ICSC Panel: Coworking Is ‘Four Seasons vs. Bellagio’
Coworking has become such a gargantuan industry that it’s sometimes difficult to believe there’s room in the market for the dozens of operators that have cropped up over the last six years.
The operators are apparently not worried.
“There’s a customer for the Four Seasons, there’s a customer for a Marriott, there’s a customer for the Bellagio and it all lends itself to who that customer is,” said Justin Stewart, co-founder and president of Industrious, who sat with Preston Pesek, co-founder and CEO of Spacious. The two spoke about their respective business models and what’s next with Amanda Murray, platform manager for U.S. markets at Cushman & Wakefield during a panel at ICSC.
“For us, the customer is usually the later-stage company with an average age of 39, 40 while WeWork lends itself to 24, 25, 26,” Stewart continued. “So, there is almost a 14- or 15-year age gap and because of that, our space is understated. Understated [means wanting] to showcase the brands that are coming to us, rather than putting Industrious all over the walls.”
Though the coworking sector has existed since the mid 1970s, as Murray pointed out, the offering has exploded over the past 5 to 10 years as technology and worker preferences make having to be in a traditional office less of a necessity.
“When we entered Chicago in 2013, we were the third coworking company. Fast forward to 2019, there’s 87 different coworking companies in Chicago,” Stewart said. “That statistic lends itself to any big city across the country.”
To further extend the analogy of the hotels (most of which were just down the strip), the Fortune 500 companies that utilize Industrious want a highly amenitized feel, like a Four Seasons, but, unlike startups or the image of coworking of years past, there are “[fewer] events, [fewer] kegs in the corner, music in the hallways.”
“It’s not fun, but it’s productive and I think that real companies [know] is that fun only lasts so long, it’s that productivity that really lends itself to what group you go to,” he said.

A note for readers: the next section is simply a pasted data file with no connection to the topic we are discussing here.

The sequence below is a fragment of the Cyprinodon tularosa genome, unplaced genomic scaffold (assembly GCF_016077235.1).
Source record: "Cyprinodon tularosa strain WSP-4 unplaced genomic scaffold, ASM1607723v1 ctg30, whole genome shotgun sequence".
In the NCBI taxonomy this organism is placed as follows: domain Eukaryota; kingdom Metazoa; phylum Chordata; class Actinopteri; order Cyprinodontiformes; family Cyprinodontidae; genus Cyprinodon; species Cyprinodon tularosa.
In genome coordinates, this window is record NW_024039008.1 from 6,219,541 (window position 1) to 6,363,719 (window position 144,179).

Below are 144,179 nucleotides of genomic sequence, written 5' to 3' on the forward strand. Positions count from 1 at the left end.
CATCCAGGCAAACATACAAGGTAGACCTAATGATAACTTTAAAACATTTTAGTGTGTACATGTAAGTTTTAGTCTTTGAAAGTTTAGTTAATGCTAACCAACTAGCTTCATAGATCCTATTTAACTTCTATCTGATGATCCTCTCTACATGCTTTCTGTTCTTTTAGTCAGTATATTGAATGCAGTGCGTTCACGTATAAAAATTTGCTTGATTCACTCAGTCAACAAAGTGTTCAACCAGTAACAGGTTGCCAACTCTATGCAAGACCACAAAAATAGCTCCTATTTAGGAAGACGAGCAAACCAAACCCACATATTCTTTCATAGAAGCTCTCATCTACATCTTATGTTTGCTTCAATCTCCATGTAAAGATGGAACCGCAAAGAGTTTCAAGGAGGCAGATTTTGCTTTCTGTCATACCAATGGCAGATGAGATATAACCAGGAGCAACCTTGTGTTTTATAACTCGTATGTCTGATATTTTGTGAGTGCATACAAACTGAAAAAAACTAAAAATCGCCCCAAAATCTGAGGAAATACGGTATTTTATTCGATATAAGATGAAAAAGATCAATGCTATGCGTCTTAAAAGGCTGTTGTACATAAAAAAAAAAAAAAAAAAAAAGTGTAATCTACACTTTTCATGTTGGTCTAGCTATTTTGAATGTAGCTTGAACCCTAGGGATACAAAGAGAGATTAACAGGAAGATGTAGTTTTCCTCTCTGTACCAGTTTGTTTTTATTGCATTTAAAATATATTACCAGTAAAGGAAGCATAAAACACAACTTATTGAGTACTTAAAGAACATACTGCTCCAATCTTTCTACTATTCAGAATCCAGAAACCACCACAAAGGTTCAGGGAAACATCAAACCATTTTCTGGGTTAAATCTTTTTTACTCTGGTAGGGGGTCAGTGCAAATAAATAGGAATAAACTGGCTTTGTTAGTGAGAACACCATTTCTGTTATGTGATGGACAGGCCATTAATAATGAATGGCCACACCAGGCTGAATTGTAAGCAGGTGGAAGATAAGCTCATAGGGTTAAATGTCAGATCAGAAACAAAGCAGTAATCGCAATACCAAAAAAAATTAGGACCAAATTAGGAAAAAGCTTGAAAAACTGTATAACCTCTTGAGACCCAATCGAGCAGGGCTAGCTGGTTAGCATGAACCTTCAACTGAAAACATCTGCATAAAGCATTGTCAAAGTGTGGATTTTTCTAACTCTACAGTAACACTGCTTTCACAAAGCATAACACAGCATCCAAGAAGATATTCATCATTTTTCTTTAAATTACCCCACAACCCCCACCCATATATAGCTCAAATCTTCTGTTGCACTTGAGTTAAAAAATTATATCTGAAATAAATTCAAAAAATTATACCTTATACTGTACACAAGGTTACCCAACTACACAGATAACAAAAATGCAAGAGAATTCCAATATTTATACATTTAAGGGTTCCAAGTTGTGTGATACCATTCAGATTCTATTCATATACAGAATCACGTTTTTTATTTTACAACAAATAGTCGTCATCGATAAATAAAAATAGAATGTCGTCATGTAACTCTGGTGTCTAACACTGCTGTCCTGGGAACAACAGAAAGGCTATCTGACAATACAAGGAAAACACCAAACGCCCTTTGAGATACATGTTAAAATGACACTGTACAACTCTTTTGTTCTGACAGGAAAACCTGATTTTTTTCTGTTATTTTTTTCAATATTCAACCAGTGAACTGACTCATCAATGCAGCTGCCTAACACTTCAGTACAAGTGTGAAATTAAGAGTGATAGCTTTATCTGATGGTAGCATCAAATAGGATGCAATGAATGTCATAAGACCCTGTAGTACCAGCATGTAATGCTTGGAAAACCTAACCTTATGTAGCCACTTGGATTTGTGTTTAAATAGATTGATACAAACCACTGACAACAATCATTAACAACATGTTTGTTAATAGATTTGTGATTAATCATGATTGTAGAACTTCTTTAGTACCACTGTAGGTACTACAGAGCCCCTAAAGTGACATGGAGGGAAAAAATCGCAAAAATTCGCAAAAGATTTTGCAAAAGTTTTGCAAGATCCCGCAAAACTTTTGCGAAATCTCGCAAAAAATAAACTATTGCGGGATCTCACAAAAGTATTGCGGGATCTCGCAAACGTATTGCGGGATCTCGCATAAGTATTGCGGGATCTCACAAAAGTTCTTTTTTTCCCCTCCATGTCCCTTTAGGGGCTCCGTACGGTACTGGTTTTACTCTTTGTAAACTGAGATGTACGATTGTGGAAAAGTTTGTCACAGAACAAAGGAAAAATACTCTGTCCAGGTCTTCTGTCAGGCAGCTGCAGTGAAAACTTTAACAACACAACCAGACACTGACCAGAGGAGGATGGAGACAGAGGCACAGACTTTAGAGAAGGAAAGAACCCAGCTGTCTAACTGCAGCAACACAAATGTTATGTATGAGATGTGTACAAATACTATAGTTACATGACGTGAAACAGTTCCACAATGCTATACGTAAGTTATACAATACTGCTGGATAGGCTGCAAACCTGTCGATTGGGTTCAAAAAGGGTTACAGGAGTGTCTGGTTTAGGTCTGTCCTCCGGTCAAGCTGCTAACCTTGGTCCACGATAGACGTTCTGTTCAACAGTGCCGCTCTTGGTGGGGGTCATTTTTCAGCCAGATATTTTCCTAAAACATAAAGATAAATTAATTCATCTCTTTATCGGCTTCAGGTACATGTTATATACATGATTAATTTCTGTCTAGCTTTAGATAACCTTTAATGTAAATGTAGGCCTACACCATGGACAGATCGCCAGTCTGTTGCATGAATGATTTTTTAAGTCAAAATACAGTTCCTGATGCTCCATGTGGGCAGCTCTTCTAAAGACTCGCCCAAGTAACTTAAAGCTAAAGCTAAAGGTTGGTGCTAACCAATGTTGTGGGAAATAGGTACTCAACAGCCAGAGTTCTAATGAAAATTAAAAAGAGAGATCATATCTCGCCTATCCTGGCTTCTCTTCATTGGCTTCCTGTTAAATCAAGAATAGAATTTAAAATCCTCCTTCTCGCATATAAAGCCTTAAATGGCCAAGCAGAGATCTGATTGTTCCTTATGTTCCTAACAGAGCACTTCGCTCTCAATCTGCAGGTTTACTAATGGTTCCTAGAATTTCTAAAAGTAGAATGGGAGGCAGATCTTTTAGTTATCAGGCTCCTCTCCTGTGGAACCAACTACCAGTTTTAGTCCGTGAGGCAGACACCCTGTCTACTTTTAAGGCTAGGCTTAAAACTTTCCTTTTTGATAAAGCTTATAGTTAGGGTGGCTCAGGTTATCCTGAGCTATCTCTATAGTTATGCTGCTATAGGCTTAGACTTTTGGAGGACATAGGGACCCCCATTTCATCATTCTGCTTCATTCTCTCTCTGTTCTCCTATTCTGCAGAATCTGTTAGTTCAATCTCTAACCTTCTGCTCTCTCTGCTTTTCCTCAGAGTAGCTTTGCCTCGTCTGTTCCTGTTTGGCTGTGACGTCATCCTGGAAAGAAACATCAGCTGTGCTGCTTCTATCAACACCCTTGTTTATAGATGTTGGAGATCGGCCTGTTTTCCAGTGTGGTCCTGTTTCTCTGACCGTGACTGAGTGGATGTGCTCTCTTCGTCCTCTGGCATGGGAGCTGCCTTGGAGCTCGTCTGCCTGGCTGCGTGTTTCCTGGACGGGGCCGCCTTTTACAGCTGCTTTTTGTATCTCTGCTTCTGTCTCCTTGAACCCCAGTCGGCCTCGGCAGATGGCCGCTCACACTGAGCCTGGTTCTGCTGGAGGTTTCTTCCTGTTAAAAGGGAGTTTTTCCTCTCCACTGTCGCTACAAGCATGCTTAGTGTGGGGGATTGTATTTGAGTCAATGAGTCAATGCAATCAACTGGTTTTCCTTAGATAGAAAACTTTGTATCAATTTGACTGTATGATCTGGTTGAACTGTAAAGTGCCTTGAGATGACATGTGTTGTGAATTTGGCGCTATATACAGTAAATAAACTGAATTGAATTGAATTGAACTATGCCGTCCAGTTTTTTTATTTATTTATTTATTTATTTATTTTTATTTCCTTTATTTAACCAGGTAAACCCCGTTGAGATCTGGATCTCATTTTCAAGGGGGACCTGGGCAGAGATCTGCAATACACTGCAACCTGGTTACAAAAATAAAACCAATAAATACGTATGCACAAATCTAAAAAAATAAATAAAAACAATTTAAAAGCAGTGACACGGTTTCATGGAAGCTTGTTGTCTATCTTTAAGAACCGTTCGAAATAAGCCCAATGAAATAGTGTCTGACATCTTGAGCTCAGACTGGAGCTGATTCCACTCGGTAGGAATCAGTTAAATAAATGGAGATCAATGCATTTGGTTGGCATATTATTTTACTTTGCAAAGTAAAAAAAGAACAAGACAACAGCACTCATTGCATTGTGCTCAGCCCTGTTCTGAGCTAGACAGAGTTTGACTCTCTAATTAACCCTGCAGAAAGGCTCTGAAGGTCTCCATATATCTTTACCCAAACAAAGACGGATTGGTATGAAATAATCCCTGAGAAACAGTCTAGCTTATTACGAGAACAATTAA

The model itself continues to evolve, with Industrious offering its services at retail malls through its partnerships with Macerich and Seritage Growth Properties, as Commercial Observer recently reported. The company is also pairing up with Equinox to offer coworking at its fitness clubs, starting with Hudson Yards in New York.
Customers are responding. Stewart said that for its less traditional offerings, which all have a dedicated separate entrance, and for its retail locations, it takes an average of just two to three months to fill up membership versus the typical nine months for its office locations. In addition, for the first Equinox location, he said there’s already a waiting list to sign on.
The customer for Spacious is also typically older, around 39, said Preston, who views his offering as a perk companies can offer employees while still maintaining a traditional office. The platform, which finds its coworking locations by renting out premium restaurant space in eateries that do not open until 5 p.m., typically charges $20 a day or $150 per month, so ends up being less of a commitment than other players like Industrious.
“I like to say we are five times better than a coffee shop, but not ten times better,” said Preston, speaking about the lower cost per entry for companies utilizing his service. At every location, he said, there are three key elements needed to accommodate the way people can work today.
“We’ve all had the experience of wandering around the city and running out of your cell phone battery, [or] you have to use the bathroom [or] there’s no Wi-Fi and that’s the experience we are solving for and that is the way the world is in the city, in this century,” he said. “In the Stone Age it was food, shelter, water and in the Information Age, it’s Wi-Fi, coffee and power. I think there is a huge opportunity for real estate landlords, listing brokers [and] operators to accommodate these entirely new modalities.”